And so, Jonathan and South South foray into politics at the Centre and taste of the Presidency ends now a little less than six years, raising the question in some quarters, “when will be South minorities et to be President again.”
The South East is featuring in the debate in a straight bread and butter format.
It had in the election, on one hand, supported Jonathan, and on the other, fought hard for Buhari, especially through the efforts of the Governor of Imo State, Owelle Rochas Okorocha and Dr, Chris Ngige.
Senator Ngige, a popular politician who had governed Anambra State under PDP before moving over to APC, lost his return bid to the upper chamber of the National Assembly.
Okorocha finally succeeded in his run for second term at a supplementary election contest held for his State last Saturday.
Like Ngige, the APC is saddled finding “something worth-while” for Governor Rotimi Amaechi of Rivers State in the South South. Although the price of oil is dwindling in the world market, South-southern politicians of the APC may well be banking on Buhari’s recognition of the product as still the golden goose that lays the eggs for the nation’s survival.
The President-elect has been quoted to say he would even continue the search for oil in the Chad basin.
Amaechi was Buhari’s Presidential campaign director but, ending his two-term governorship of his State on May 29, faces marginalization in the APC.
He is believed to have put up a candidate from his State for the party chairman but was turned down. He eyed the VP ticket. That, too, didn’t fly.
He had quit with the PDP; first, with the Group of Seven (G.7) governors (six were Northern Governors), and thereafter, five of them, including him, decamped to APC.
Amaechi is to be one of the key financiers of the Buhari Presidential campaign and had intensified his fight against Jonathan and his wife, Patience, which started before he (Amaechi) left PDP and had raged without let-up in the APC.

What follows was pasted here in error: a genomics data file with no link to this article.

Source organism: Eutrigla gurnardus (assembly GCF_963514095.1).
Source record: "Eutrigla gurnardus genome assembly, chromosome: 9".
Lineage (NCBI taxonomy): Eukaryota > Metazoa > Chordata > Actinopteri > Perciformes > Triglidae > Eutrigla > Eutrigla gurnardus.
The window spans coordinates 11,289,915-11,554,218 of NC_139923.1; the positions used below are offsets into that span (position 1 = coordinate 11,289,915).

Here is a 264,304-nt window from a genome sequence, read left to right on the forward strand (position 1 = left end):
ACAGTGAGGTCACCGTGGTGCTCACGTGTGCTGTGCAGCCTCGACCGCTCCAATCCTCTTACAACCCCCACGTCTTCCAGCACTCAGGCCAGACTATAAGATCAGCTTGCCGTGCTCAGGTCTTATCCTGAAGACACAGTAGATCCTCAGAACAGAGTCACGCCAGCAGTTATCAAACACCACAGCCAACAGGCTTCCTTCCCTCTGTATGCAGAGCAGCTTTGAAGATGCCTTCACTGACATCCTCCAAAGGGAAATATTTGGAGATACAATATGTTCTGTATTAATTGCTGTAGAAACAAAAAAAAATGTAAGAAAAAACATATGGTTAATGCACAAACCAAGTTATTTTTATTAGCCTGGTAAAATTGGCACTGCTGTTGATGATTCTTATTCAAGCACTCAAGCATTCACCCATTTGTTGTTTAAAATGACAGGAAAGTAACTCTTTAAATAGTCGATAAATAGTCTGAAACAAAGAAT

Some who opposed his role remark that “he should count himself lucky that Jonathan didn’t return as President,” while others insist, “Amaechi wouldn’t have cared.”
The down-play of electoral hitches
The election also brought out some striking firsts in this renewed democracy, including the first time two deputy governors were elected to succeed their principals in Kano and Ebonyi States and the first time an opposition political party would defeat the ruling party in Kaduna, Niger, Katsina, Adamawa, Benue and Plateau.
The PDP being almost completely replaced in power at the federal and state levels by the new kid on-the-block, APC is of a magnitude and novelty that tends to push aside every other consideration.
To be sure, the entire nation did desire some form of change or transformation – at least on how things are to be done. But what has occurred is a change-over, the replacement of personnel. Whether it will translate to more than change within the same group or set of politicians is for wait to be seen.
The over-all peaceful outcome, the eventual winner and President-Elect, Buhari, whose supporters actually yearned for and then, the novelty of the March 31, congratulatory telephone call to the winner by the loser, Jonathan – have all created an atmosphere where a lot is overlooked or taken for granted.
Notably, Jonathan’s critics and traducers may have bluntly rejected his transformation by the congratulatory act to the election’s hero and statesman. But they can’t beat the praise of the out-going President for willingly surrendering, even by Buhari’s supporters.